Common man forced to go through a nightmarish time for Aadhaar cards

There was virtual bedlam in hundreds of Aadhaar enrolment centres across the State on Tuesday with thousands of people thronging them for registering their names under the Unique Identification Number scheme.

Serpentine queues were witnessed outside the centres as people scrambled to get the cards before February 15, the deadline for obtaining Aadhaar cards.

Without these cards, the consumers will forfeit the government’s subsidy on domestic gas cylinders.

In spite of the public furore in the form of ‘rasta roko’ and demonstrations over the past few days over the State government’s apathy in catering to the rush of applicants, the officialdom was caught completely unprepared even on Tuesday.

This was evident from the fact that sufficient number of application forms was not available at the enrolment centres in spite of the rush.

There was chaos as adequate number of recording machines was also not positioned for registering applicants using biometric and Iris technologies. Moreover, capturing digital photographs of the applicants turned out to be time consuming.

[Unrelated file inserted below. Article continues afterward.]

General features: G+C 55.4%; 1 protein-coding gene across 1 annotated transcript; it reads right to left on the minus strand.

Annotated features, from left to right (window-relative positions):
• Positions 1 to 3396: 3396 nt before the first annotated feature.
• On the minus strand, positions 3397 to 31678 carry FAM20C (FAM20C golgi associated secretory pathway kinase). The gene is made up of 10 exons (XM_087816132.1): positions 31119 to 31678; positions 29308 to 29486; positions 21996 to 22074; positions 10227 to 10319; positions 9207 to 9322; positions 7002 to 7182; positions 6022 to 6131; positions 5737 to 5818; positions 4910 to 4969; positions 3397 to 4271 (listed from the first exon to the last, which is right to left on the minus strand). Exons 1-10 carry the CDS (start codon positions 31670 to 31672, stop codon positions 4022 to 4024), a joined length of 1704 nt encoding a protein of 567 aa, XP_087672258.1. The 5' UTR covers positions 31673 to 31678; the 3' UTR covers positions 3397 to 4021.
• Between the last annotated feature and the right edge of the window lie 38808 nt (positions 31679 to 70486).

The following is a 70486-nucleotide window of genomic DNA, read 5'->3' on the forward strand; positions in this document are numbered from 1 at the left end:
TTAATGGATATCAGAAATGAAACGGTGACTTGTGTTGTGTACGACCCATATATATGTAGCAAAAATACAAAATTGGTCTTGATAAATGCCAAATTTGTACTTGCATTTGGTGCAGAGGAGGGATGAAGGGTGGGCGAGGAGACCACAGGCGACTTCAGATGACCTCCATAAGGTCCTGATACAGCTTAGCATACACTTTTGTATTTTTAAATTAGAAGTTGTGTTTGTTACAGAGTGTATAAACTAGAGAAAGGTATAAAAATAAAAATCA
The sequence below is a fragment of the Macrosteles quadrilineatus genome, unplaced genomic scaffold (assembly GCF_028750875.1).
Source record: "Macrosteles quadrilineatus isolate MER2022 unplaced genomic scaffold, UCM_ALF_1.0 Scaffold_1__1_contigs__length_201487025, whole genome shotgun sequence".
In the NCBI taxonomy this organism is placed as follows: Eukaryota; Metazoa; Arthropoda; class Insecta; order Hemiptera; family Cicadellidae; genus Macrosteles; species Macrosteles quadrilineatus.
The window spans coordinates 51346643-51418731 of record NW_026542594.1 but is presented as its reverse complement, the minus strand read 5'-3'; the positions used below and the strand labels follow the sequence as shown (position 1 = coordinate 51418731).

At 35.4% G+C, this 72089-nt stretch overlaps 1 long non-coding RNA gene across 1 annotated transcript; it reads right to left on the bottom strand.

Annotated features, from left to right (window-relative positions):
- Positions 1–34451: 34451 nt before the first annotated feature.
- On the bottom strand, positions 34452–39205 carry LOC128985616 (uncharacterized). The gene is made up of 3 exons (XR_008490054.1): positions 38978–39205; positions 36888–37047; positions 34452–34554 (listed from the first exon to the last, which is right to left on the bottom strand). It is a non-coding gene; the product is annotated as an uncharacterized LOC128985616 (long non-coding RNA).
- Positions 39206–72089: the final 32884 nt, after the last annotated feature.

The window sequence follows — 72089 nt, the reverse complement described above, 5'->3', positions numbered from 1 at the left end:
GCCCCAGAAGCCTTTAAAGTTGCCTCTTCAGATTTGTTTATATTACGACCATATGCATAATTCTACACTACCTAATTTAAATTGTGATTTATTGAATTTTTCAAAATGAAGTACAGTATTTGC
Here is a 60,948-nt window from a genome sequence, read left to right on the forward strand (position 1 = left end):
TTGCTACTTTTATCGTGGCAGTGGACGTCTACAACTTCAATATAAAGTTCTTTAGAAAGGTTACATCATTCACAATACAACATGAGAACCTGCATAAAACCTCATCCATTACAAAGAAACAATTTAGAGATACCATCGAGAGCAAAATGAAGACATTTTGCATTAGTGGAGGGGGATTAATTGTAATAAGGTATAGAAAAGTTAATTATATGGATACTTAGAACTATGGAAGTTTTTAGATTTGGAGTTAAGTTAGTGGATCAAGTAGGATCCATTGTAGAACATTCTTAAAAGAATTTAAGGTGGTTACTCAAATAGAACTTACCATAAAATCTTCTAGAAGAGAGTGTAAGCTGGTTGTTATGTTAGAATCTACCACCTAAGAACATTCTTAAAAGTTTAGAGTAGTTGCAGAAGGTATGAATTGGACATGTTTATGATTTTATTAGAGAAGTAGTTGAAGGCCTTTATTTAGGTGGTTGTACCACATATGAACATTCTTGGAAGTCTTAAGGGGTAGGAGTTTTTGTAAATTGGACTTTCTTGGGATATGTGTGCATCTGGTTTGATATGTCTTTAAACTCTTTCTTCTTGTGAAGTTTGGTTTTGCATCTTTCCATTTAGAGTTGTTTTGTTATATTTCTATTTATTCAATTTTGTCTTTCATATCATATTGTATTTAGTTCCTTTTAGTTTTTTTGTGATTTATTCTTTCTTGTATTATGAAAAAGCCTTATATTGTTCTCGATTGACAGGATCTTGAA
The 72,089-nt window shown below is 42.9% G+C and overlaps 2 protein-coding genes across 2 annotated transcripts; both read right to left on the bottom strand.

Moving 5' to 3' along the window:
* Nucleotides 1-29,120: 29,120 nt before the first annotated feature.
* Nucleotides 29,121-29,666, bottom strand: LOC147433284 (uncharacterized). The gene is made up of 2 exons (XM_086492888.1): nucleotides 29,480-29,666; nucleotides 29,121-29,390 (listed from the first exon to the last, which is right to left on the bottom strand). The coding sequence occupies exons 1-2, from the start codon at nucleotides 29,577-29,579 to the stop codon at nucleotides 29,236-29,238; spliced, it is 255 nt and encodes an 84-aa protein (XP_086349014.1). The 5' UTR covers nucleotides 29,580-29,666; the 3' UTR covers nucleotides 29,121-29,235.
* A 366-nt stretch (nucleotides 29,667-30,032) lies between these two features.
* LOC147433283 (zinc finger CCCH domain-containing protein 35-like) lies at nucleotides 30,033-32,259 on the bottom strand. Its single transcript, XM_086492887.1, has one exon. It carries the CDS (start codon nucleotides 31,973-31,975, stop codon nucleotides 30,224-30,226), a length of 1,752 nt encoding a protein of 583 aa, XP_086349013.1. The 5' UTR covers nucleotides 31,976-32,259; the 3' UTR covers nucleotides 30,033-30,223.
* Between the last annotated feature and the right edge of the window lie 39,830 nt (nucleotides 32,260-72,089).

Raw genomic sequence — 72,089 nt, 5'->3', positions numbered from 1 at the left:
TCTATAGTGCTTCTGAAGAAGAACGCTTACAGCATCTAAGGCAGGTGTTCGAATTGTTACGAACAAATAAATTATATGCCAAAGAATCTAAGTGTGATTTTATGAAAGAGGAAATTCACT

Closure of several centres without notice turned out to be another irritant for applicants as they were forced to scurry for the nearest centres where the registration process was on.

Working men and women complained that they had to apply for a day’s leave to submit their applications, but returned home without getting their work done.

Chief Minister N. Kiran Kumar Reddy who was in New Delhi requested the Centre to extend the deadline for Aadhaar-linked LPG cylinders in the State capital and neighbouring Ranga Reddy by at least two months.

The request came in the light of the Civil Supplies department expressing total inability to complete enrolment before the deadline.

Mr. Reddy directed the officials to open 200 more centres for enrolment, in addition to 210 functioning and assured consumers that the Centre would come out with a favourable decision in a day or two. Chief Secretary Minnie Mathew took up the issue with Petroleum Ministry secretary on his directions.